One of the most common questions we get asked involving paid marketing is whether you should or shouldn’t spend money on Google Ads for your own brand name.
On the one hand you might be paying twice for being top of the search engine listings. Alternatively, this could be a smart strategy to gain more business and grow your brand. Here we explore the pros and cons to help you decide what’s best for your business.
With a well chosen domain name and decent marketing your website should reasonably expect to be top of the search engine listings for anyone typing your brand. There are some clear exceptions. If you own insurance.com then you wouldn’t expect to be No.1 for everyone typing ‘insurance’ into Google. The reason is around buying intent. Anyone typing 'insurance' is likely to want insurance and there are other brands more likely to offer what a potential customer is looking for. The great advantage of a Google Ad is that you have the potential to buy your way to the top of the listings. The conundrum is whether you should spend money doing this when you are already No.1 organically?
When we’re asked to review an ecommerce business we often find that there is an Ads Agency that is using budget to buy the brand name and to ensure that it is in top position on the page. If the business is already top of the listings then the company is first … twice. If people then just click the first link, the business is paying for something that they would have got anyway for free. You might reasonably call it ‘SEO cannibalism’. The agency will be able to generate much more traffic using this technique. If they are paid on this basis of how much traffic they generate then the agency gains money while the ecommerce business spends more budget for no, or little, effect.
There can be good reasons for shelling out marketing cash by bidding on your own brand name. Reasons include:
- Your website is not No.1 on search engine listings for your brand.
- You want to use the Google Ad to divert traffic to a particular landing page on your website.
- It’s necessary to communicate additional information that’s not listed in the organic result. This might be a particular promotion or call-to-action.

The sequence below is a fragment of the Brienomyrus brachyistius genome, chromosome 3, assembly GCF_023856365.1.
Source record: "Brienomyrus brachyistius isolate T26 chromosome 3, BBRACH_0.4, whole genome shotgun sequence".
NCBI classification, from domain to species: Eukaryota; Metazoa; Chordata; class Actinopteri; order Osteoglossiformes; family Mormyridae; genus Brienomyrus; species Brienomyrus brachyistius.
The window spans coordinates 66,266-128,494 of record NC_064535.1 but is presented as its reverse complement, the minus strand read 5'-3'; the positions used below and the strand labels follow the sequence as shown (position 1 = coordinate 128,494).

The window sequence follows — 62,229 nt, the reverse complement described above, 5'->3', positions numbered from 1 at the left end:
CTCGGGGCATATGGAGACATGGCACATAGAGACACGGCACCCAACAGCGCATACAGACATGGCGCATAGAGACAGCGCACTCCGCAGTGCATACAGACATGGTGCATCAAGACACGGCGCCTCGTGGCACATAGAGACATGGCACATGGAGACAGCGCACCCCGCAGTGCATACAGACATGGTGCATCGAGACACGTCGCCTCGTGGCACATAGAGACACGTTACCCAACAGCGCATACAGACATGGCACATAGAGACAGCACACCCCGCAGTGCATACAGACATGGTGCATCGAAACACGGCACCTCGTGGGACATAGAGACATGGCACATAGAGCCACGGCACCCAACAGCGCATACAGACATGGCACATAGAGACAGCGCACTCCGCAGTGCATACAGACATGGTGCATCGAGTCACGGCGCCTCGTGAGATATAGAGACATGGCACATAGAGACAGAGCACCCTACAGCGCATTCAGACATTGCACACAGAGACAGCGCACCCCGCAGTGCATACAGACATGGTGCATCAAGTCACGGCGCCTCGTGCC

- Defend against others hijacking your brand. While it is legal for competitors to do this, it has to be done in a way that isn’t misleading a customer by passing-off. If a competitor is trying to steal your brand traffic by misleading a user then you can complain here. Having a Registered Trademark for your brand is a major benefit when defending the use of your brand.
A general rule-of-thumb is that branded keyword searches are usually less expensive than generic keywords. Hence, the branded Google Ad may not be costing too much. If branding and brand exposure is important then it may well be possible to justify what is effectively a double listing.
Ecommerce is a hugely pragmatic subject where opinions count for little and truths are always there to be found in the data. If a third party agency is using your budget to bid on your brand name then you should be doing a careful analysis to work out the value to your business. When doing this, the key questions you need to ask are:
- Are there better ways to spend paid advertising money that result in more profitable sales for your business.
- Exactly what benefits accrue to the agency for these branded ads.
- Exactly what benefit is being gained in terms of your online sales by the SERPS double entry.
To help gain answers you could experiment by pausing the ads and analysing the results. The other tell tale evidence is to look within your Google Analytics and clarify exactly how much of the paid-for traffic is based on searches that involve your brand. The higher the percentage of this branded traffic the more you might question why your budget is being used in this way.